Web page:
The formation of excess fibrous connective tissue between the cells of various organs or tissues as a reactive process is called fibrosis. It can cause stiffening or hardening of tissues in skin, internal organs and joints. It can be reactive, pathological or in a benign state. When fibrosis arises from a single tissue, it is called Fibroma and in response to an injury it is called scarring.
Fibrosis may occur in many tissues within the body due to damage or inflammation, examples include:
During the early stages of Lymphedema, tissues swell with protein-rich lymph that may not drain properly. The tissues are soft to touch; this condition is known as pitting edema. There is pressure on these tissues pushing the fluid aside thus leaving an indentation. If left untreated at this stage, the lymph may become fibrotic thus forming fibrosis. As fibrosis develops, the normal tissues are replaced by the scar-like structures that cause hindrance to lymph drainage. Fibrosis can occur in slightly swollen tissues too. As the lymph cannot drain properly, it leads to accumulation of protein molecules in the tissues thus increasing formation.
Effects of fibrosis
Symptoms of fibrosis can vary depending on the location and severity of the condition. Common symptoms include scarring.
Histopathology involves study of diseased tissues thereby aiding diagnosis of tumors. Histopathological examination of tissues involves three stages - surgery, biopsy or autopsy.
After collecting the diseased tissues, they are first stabilized by placing in a fixative, to prevent decay. Formalin (10% formaldehyde in water) is the fixative used normally.
Adhesions are formed in the body as repair process response to previously incurred surgery, infection and radiological procedures. Adhesions contain fragments of scar tissues that are arranged between previously damaged tissues. Adhesions are often significant post-operative complications, which predominantly occur in the pelvic and cardiac regions. Many cases of obstructive bowel disorders have been reported after pelvic surgeries due to the presence of abdominal adhesions.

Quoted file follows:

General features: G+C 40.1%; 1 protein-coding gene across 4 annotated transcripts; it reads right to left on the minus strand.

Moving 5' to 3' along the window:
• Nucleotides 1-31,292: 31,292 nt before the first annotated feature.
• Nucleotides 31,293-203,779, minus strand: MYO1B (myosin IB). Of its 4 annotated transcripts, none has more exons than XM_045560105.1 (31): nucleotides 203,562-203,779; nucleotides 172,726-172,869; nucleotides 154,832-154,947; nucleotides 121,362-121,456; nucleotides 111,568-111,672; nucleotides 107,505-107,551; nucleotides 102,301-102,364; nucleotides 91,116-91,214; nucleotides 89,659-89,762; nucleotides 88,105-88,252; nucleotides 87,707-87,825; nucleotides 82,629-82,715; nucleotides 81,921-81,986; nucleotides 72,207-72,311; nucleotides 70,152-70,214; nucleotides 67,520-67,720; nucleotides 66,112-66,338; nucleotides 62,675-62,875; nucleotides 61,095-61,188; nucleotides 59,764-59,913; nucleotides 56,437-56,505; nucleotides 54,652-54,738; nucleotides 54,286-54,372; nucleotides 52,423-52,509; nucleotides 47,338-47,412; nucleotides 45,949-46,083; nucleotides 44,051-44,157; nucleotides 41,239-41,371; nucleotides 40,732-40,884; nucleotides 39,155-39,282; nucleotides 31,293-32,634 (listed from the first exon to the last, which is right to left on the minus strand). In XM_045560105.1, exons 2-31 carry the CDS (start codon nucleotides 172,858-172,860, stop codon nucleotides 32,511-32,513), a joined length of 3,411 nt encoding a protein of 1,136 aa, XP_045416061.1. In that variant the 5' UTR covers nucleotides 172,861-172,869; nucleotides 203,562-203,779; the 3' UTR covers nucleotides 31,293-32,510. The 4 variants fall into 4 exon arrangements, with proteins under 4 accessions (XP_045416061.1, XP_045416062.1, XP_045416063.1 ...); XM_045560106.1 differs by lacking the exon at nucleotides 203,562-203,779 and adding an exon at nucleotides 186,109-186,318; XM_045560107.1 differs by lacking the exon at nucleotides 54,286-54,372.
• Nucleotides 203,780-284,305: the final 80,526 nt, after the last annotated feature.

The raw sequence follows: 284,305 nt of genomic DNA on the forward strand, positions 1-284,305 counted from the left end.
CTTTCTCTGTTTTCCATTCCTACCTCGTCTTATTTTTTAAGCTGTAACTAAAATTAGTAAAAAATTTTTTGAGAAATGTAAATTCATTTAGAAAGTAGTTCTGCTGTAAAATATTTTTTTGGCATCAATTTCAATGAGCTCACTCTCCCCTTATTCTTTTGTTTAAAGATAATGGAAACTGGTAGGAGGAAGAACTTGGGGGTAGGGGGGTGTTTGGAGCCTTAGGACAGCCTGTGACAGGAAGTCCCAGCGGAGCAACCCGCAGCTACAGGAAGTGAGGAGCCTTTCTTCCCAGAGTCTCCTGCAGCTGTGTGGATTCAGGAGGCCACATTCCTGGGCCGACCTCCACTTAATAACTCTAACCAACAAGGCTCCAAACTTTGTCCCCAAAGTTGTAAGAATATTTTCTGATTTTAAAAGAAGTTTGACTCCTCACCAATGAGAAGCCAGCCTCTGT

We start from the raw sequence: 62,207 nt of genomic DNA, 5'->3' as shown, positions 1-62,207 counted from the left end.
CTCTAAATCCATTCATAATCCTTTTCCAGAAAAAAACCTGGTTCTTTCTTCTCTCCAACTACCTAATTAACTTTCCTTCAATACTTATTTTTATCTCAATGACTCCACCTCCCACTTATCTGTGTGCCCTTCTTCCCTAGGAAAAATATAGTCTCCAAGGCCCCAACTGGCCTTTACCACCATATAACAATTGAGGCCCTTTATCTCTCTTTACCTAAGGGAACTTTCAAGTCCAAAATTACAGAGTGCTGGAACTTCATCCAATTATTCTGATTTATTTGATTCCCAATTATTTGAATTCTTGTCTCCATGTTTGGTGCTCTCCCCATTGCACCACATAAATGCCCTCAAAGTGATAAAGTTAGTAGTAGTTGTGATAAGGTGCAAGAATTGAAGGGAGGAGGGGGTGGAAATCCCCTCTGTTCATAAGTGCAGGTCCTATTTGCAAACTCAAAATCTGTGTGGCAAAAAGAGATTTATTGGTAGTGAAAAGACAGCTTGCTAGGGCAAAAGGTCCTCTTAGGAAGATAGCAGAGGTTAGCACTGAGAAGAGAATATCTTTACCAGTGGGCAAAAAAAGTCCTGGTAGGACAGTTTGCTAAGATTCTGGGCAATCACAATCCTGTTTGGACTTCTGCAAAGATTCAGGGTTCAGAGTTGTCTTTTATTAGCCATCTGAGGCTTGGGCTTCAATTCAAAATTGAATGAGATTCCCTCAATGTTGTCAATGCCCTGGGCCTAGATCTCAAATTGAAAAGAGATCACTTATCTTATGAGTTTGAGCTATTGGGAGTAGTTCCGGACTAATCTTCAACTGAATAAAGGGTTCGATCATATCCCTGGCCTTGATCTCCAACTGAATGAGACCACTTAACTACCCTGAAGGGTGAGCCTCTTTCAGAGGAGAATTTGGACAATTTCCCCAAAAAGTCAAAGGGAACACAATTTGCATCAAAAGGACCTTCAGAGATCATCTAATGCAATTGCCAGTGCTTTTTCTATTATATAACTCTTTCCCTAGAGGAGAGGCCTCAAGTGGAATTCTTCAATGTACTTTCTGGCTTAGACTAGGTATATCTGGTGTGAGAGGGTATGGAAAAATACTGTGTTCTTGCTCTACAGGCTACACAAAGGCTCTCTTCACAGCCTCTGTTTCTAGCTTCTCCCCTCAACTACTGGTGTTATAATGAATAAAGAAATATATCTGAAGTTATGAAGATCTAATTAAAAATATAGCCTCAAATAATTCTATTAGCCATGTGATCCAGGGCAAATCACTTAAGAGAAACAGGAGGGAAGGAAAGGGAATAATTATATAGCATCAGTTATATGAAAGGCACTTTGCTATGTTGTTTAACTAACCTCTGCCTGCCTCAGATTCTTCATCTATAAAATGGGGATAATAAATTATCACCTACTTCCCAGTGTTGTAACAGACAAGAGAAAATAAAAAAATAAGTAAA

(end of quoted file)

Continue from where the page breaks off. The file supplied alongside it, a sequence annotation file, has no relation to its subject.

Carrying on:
Abdominal adhesions are asymptomatic in most but they gradually produce significant symptoms leading to complications. In case of obstructive diseases, abdominal adhesions result in ischemia of the intestines. Along with the abdominal region, adhesions also occur in the uterus, ovaries, fallopian tubes post cesarean sections, hysterectomy and treatments of pelvic inflammatory disease. Adhesions in the heart cause conditions such as rheumatic fever by affecting the pericardial region of the heart. It also causes damage to the valves in decreasing the cardiac activity resulting in ischemic heart disease.
Clinical manifestations of abdominal adhesions
Abdominal adhesions prevent the movement of intestines by adhering to their surfaces. Adherence of these adhesions gradually results in the formation of fiber-like structures along the intestinal region constricting the blood flow leading to the onset of tissue necrosis and inflammation. Abdominal adhesions occur as a result of surgical procedures. Some of the predisposing factors include the handling of the internal organs during surgeries, incisions, preexisting infections, and contacts with surgical instruments and absorbent materials such as gauze and cotton swabs which dry the tissues, remnants of blood clots after the surgical procedure and radiation. Other factors include appendicitis.
Symptoms of abdominal adhesions include vomiting, constipation, improper bowel movement, bloating and abdominal swelling. The classical symptom indicating the presence of abdominal adhesions is chronic abdominal pain followed by gastrointestinal bleeding. These symptoms are further correlated with the patient's history associated with previous surgical procedures.
Diagnosis and prevention
Abdominal adhesions can only be detected using laparoscopic procedure. However, X rays determine the presence of intestinal obstructions. Hence abdominal surgeries are only recommended when it is absolutely necessary. Abdominal adhesions can only be prevented by administering minimal invasive procedures such as laparoscopy. In cases of surgeries that require large incisions, a thin absorbable material called seprafilm is placed between the tissues to prevent the occurrence of adhesions. Seprafilm is gradually digested by the tissue fluids. Many studies indicate that the usage of latex free gloves can prevent adhesions to a greater extent. Tissue rehydration is very important during surgical procedure to prevent abdominal adhesions.
Treating of Abdominal adhesions
Abdominal adhesions are removed surgically followed by analgesic medication. An alternative to surgery in the treatment of these lesions includes the administration of complementary and alternative medicine (CAM). The CAM procedure consists of methodologies such as acupuncture and physical therapy.
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Diseases, Symptoms, Tests and Treatment arranged in alphabetical order:
Bibliography / Reference
Collection of Pages - Last revised Date: November 15, 2019